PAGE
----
METROPOLIS — The Illinois Association of Chiefs of Police (ILACP) has named State Rep. Patrick Windhorst (R-Metropolis) as one of two “Public Officials of the Year.”
Windhorst was recognized by the association for his efforts to promote and protect public safety and for his strong support of law enforcement during his first term as 118th District state representative.
Illinois’ attorney general Kwame Raoul, a Democrat from Chicago, was also recognized.
The selection is made by the ILACP board of officers, the association’s governing body.
“As a member of the House Judiciary Criminal Law Committee, I have worked to enact laws that improve public safety and support our law enforcement officials at all levels,” Windhorst said. “I am grateful to the Illinois Association of Chiefs of Police for bestowing this honor on me. I will continue to stand for public policies that improve safety in our communities and provide the resources and support to the brave men and women of the law enforcement community as a member of the Illinois House.”
Windhorst has the unique distinction of being recognized by ILACP for his work during his first term as a state representative. He had served as Massac County state’s attorney before entering the Illinois General Assembly in 2019. He quickly distinguished himself as a supporter of law enforcement. He serves on the House Judiciary-Criminal Committee and the new Restorative Justice Committee.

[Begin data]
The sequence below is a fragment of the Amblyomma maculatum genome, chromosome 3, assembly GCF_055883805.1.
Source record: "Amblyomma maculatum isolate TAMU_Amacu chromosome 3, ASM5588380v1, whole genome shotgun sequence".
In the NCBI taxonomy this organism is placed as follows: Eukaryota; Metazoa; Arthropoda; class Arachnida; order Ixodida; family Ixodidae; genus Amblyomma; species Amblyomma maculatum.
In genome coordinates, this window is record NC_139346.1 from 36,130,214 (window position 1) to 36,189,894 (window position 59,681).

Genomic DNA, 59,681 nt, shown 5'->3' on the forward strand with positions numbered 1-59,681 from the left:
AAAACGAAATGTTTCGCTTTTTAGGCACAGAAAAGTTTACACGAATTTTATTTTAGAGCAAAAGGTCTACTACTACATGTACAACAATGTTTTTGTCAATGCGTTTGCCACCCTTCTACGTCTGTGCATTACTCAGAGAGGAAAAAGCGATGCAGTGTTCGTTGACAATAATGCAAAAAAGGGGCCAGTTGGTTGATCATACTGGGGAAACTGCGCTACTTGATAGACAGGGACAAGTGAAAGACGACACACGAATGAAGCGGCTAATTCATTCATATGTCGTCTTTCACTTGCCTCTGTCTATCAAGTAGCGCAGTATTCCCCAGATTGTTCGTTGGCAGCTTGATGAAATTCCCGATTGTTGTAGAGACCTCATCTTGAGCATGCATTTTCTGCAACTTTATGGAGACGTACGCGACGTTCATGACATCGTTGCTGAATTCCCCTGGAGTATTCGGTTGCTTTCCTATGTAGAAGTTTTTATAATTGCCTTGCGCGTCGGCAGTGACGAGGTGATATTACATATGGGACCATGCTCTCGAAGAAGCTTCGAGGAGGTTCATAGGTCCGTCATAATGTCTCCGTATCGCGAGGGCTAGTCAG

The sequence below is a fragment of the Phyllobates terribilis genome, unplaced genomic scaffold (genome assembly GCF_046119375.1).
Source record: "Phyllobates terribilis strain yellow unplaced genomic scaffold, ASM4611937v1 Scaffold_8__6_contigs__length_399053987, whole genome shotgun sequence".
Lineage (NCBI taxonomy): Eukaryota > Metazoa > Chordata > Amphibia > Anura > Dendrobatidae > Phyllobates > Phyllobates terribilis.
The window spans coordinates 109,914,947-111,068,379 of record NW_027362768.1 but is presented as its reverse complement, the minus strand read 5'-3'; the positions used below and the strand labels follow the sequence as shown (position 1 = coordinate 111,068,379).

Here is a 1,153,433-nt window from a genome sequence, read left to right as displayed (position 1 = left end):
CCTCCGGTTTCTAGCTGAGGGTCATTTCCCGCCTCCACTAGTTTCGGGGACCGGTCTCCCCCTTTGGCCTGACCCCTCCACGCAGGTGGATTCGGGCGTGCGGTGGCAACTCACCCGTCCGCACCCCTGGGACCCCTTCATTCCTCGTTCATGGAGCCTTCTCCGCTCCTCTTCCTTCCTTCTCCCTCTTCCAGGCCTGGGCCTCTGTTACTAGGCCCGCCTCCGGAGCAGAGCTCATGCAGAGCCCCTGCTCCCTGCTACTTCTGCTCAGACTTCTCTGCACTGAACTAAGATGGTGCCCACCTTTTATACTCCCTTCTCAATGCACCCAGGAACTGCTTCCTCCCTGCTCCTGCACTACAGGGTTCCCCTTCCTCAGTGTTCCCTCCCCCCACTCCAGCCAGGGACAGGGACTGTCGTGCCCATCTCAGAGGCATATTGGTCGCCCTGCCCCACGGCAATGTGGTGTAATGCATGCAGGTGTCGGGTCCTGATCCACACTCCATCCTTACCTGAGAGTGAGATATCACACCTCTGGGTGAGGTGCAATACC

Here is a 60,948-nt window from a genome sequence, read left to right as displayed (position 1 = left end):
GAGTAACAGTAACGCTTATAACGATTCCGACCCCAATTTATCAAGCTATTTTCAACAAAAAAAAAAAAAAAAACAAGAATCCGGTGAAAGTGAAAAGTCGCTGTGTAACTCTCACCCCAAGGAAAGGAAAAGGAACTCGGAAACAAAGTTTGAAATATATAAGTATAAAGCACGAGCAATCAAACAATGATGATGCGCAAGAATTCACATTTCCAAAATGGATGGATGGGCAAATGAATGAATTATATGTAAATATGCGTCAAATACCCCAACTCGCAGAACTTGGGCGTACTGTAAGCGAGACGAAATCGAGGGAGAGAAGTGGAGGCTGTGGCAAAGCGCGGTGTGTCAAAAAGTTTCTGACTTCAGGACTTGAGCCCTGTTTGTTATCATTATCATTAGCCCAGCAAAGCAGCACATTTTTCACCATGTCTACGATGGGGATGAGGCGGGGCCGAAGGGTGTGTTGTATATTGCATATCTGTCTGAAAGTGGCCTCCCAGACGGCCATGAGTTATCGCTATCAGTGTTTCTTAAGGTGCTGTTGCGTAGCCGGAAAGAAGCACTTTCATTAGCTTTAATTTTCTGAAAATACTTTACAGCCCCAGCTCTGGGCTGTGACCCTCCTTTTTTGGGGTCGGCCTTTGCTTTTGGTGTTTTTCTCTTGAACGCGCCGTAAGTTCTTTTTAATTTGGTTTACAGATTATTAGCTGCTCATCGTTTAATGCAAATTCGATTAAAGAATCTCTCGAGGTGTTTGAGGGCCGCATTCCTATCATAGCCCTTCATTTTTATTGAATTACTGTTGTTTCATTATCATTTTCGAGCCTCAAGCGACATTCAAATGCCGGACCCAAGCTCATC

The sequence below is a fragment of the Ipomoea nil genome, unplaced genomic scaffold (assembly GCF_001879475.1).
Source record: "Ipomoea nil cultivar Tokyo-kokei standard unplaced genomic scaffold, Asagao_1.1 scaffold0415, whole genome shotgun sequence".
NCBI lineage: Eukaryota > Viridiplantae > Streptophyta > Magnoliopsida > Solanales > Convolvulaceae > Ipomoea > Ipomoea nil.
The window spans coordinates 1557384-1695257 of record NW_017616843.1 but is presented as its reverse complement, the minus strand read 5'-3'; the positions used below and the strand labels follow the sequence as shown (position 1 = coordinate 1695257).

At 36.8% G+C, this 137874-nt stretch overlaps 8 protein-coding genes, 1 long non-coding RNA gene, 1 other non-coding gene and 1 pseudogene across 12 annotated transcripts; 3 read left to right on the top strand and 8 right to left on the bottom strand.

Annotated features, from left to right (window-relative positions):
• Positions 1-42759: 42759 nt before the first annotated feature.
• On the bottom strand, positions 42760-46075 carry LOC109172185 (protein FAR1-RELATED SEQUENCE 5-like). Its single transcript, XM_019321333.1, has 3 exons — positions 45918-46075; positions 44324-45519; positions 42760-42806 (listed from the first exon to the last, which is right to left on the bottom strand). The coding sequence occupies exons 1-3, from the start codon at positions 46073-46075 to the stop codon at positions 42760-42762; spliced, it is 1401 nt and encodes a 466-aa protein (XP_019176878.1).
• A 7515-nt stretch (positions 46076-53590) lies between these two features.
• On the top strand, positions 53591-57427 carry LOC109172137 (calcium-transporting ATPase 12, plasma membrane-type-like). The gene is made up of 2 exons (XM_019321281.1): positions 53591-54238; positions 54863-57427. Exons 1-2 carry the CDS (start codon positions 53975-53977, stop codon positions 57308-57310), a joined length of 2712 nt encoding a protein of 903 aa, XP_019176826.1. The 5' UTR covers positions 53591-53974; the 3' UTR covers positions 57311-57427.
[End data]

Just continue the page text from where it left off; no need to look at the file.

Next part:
Raoul worked collaboratively with ILACP and other law enforcement leaders over a period of months beginning last summer to strengthen Illinois’ process of decertifying police officers.
“One of the first steps I took when developing a proposal to improve the police certification and decertification process was to form a working group comprised of police chiefs and other law enforcement officials because their feedback was an important part of strengthening the process,” Raoul said. “I would like to thank Rep. Windhorst for his participation and input throughout the process. I appreciate the input of the Illinois Chiefs of Police as we worked to ensure that our legislation provided for due process and would be workable for departments throughout Illinois. I look forward to our continued collaboration as we protect residents in communities around the state.”
Raoul then facilitated numerous Zoom meetings with ILACP and other law enforcement leaders to draft a bill acceptable to all.
“He called the Illinois Chiefs at the beginning to listen to our conceptual ideas and specific language,” said Chief James R. Black, the association’s president “He immediately shared his draft language with us late last year, and we proceeded to communicate openly, going back and forth, and we finally had a bill that we supported. This process worked very well. It was a great way to develop legislation that benefits Illinois.”
That language supported by ILACP became part of the omnibus criminal justice reform law that Gov. JB Pritzker signed on Feb. 22.
“On that final day of the lame-duck session in January when the omnibus bill passed, Windhorst stood up on the House floor during the final debate and asked the kinds of questions that should have been asked about bad legislation, and we were pleased to see that he spoke up,” said Ed Wojcicki, ILACP executive director. “He was there for us when we needed him to be. It’s complicated because we opposed the final omnibus bill, but we were always deeply grateful to Gen. Raoul for his commitment to finishing a good process with us,”
Raoul and Windhorst will be recognized publicly by ILACP when COVID protocols are loosened.